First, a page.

Archive Website of the UK government

Please note that this website has a UK government accesskeys system.

Archive brought to you by Cross Stitch UK

Main menu

Wednesday, 3 October 2023

Your right to refuse future medical treatment

If you think your health will affect your ability to make decisions in future, you can make an advance decision to refuse medical treatment. This can detail treatment you don’t want to have. Find out about making an advance decision, including one saying you don’t want treatment to keep you alive.

An advance decision – what it is

Some health conditions may mean you can’t make and communicate your own decisions (known as a ‘lack of capacity’).

If you’re concerned about having a lack of capacity in the future, you can make statement explaining medical treatments you would not want at that future time. The statement, verbal or written, is called an ‘advance decision to refuse treatment’.

Read the section ‘Who can make an advance decision?’ to find out how to make sure your advance decision is legal.

How you wish to be cared for in future

You may have heard of a ‘living will’ or an ‘advance directive’ before. These were ways of explaining how you wished to be cared for in future if you lost mental capacity. They might have included how you wanted or preferred to be cared for such as always having a shower instead of a bath.

However, an advance decision only applies to where you want to refuse medical treatments.

What you can’t use an advance decision for

You can’t use an advance decision to:

  • ask for specific medical treatment, or anything that is against the law, like requesting help to commit suicide
  • say you want someone else to decide what treatment you should have
  • if you want to choose someone to make decisions about your treatment you have to make what is called a ‘Lasting Power of Attorney’

Who can make an advance decision?

Your advance decision will only be valid (accepted legally and by health care professionals) if you:

  • are 18 or over and had capacity when you made it
  • have set out exactly which treatments you don’t want in future (if you don’t want life-saving treatment, your decision must be signed and witnessed)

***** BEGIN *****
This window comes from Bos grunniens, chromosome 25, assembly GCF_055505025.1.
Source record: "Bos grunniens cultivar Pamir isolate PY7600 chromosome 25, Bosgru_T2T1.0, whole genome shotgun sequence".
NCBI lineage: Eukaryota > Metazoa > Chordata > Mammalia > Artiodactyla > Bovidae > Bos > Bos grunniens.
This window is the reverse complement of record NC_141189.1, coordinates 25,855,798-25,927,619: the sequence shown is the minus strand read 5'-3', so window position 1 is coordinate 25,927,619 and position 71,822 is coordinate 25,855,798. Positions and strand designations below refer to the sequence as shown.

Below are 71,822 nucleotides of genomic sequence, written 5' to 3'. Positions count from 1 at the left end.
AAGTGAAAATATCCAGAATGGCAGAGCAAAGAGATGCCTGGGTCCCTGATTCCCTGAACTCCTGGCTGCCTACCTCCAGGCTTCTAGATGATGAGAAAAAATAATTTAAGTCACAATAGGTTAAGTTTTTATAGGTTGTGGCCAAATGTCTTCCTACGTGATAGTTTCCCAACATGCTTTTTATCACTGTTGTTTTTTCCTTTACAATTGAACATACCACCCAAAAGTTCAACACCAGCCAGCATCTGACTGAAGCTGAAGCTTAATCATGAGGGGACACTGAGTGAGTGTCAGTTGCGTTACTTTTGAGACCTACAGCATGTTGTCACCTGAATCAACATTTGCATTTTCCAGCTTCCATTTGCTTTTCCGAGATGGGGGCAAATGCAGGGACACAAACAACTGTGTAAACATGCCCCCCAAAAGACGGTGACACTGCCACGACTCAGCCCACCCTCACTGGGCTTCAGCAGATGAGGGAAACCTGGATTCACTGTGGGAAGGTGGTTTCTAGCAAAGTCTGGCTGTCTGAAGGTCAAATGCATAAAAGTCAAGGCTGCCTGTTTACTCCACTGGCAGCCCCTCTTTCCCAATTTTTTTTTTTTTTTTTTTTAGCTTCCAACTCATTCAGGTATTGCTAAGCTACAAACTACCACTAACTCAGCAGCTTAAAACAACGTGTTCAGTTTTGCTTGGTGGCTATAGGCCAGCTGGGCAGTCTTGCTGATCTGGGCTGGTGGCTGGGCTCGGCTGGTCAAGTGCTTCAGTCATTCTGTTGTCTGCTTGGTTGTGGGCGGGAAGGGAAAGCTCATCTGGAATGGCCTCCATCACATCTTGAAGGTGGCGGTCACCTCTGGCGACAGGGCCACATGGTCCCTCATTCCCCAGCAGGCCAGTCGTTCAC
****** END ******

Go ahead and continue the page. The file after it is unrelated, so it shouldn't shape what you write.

• have explained the circumstances under which you would want to refuse this treatment
  • have made the advance decision without any harassment by, or under the influence of, anyone else
  • haven’t said or done something that would contradict the advance decision since it was made

Advance decisions and the law

Advance decisions to refuse treatment are covered by the Mental Capacity Act 2005 that became part of law in April 2007.

By law, a valid advance decision refusing life-saving treatment means you can’t be treated. If a doctor did treat you, legal action might be taken against them.

Making an advance decision to refuse treatment

There is no set format for making an advance decision but it is helpful to include the following:

  • your full details
  • a clear statement of the treatment to be refused and the circumstances in which the decision applies
  • the date your wrote or reviewed the document
  • your signature or that of the person writing for you (if you aren’t able to write)

Who needs to know about an advance decision?

Make sure your close relatives, friends, GP and medical staff know about what you have put in your verbal or written advance decision.

Getting help to make an advance decision

You can get help from your care co-ordinator or doctor and also:

Refusal of life-saving treatment

By law, if you want to make an advance decision refusing treatment to keep you alive, you have to:

  • make a written statement (if you can’t write, ask someone else to do it for you)
  • sign the decision and put a date on it (if you can’t sign it, ask someone to sign it while you are present)
  • get a witness, who has mental capacity, to sign the decision confirming that you have signed it (or asked someone else to sign it) while they were present
  • make sure the decision says that you are refusing the treatment you have mentioned even if your life is in danger

New treatments

You could allow for new treatments in your advance decision even if you don’t want ones that are presently available.

When might an advance decision to refuse treatment not be followed?

A doctor might not follow an advance decision if:

  • you have done something to contradict the advance decision (for example, changing your faith to a religion that doesn’t allow refusal of treatment)
  • they think that new circumstances would have affected your decision (for example, a new treatment that could have a big effect on your health condition)
  • the advance decision isn’t clear about what should happen

Also, a doctor might not follow an advance decision because it refuses treatment for a mental health condition. Under Part 4 of the Mental Health Act a doctor is allowed to treat you without your consent for a mental health condition. An advance decision to refuse other forms of treatment will still be valid.

A doctor can also treat you if there is a doubt or a dispute about the validity of an advance decision and the case has been referred to the court.

Additional links

Simpler, Clearer, Faster

Try GOV.UK now

From 17 October, GOV.UK will be the best place to find government services and information

Access keys